Smaller advertisers in small U.S. cities know exactly who they want to target and will bid accordingly. There are millions of advertisers like this. And the sales forces at most premium publishers would never have called on them directly. Demand from exchanges represents the only path most publishers have to this demand.

Because a good market decreases the friction in transactions and increases demand, as the number of advertisers in RTB increases, a publisher is going to: 1) like the bid it sees; 2) like the fact that even a small advertiser is expressing this much tenacity in trying to obtain its inventory.

What’s the alternative for a publisher? If publishers try to dig in their heels and bypass the need to play on exchanges, don’t be surprised when you hear advertisers say: “That’s okay. We’ll try someone else. There’s almost no single publisher that’s a must have on my media plan.”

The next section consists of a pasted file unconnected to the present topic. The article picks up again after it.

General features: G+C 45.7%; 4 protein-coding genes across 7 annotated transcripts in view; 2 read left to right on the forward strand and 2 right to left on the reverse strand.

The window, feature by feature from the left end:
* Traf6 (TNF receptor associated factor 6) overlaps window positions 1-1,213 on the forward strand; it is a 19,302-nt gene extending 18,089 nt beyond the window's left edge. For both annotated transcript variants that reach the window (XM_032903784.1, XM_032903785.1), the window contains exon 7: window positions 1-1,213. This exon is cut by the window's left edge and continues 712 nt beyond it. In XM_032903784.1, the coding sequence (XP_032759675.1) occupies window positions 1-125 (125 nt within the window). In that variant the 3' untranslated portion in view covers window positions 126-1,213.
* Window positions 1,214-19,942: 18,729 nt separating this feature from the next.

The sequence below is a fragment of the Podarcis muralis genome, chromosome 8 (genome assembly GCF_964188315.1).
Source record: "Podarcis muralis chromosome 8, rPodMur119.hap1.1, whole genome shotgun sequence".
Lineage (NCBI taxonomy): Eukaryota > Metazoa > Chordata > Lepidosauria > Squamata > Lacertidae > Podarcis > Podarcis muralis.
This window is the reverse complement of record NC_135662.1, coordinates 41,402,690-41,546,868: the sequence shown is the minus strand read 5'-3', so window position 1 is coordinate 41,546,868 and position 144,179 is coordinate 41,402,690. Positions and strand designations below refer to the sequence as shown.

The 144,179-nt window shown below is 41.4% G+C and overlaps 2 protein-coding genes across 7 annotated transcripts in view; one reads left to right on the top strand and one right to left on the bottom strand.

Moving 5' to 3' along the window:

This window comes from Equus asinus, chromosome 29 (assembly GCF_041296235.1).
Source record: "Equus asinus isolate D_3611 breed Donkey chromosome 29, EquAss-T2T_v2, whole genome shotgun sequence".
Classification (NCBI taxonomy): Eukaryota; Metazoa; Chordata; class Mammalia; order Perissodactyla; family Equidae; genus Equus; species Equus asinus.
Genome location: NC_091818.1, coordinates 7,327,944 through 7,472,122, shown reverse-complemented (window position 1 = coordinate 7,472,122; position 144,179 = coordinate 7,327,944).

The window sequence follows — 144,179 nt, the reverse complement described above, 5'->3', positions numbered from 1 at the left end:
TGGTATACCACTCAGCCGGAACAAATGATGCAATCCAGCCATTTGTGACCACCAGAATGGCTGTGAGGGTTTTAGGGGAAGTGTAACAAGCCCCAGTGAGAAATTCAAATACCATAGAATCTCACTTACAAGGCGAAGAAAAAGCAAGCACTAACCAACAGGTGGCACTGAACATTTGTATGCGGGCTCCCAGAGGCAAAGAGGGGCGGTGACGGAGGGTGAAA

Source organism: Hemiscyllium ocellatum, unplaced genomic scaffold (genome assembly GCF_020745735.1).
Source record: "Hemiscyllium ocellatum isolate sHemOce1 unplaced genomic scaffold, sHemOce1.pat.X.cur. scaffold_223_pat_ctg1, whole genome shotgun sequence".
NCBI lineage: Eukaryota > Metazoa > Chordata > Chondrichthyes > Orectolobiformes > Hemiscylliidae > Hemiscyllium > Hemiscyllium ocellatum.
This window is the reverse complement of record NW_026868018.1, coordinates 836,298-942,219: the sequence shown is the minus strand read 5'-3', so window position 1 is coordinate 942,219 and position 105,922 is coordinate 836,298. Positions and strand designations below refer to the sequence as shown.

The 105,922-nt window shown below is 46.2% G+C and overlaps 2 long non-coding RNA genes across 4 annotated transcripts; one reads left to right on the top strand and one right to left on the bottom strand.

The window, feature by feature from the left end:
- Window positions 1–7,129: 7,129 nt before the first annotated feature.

To answer the question “What’s the best way to monetize ad inventory?” -- let’s look in front of us, not in the rearview mirror.

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10 comments about "For Online Ad Industry, It's Time To Stop Being Nostalgic ".
  1. Francine Hardaway from ZEDO , January 10, 2013 at 6:16 p.m.
    If publishers aren't selling apples to apples units, how can that kind of comparison be made? While we definitely agree with programmatic buying, we have also introduced formats that can be sold by publishers for higher CPMs because they are high impact, not just display. These types of ads should continue to be sold by direct sales. So there's a place for more than one method at a time.
  2. Kevin Bullard from ILFUSION Creative , January 11, 2013 at 6:34 a.m.
    Jeff Green is one smart.cookie who tells the truth!
  3. Diego Panama from Microsoft , January 11, 2013 at 10:24 a.m.
    Jeff, agree with you that publishers need to embrace programmatic. I would add that it's not as simple as plug and play. Even if there are millions of advertisers buying on exchanges that a media sales force would otherwise not have access to, the fact is that the demand for these millions of advertisers is cached into a couple of dozen bidders and each auction will see only a handful of bids. While a publisher can definitely benefit from tapping into RTB demand, it needs to manage it carefully so that it complements and adds to the overall business.
  4. Bill Huertas from Chitika, Inc , January 11, 2013 at 10:32 a.m.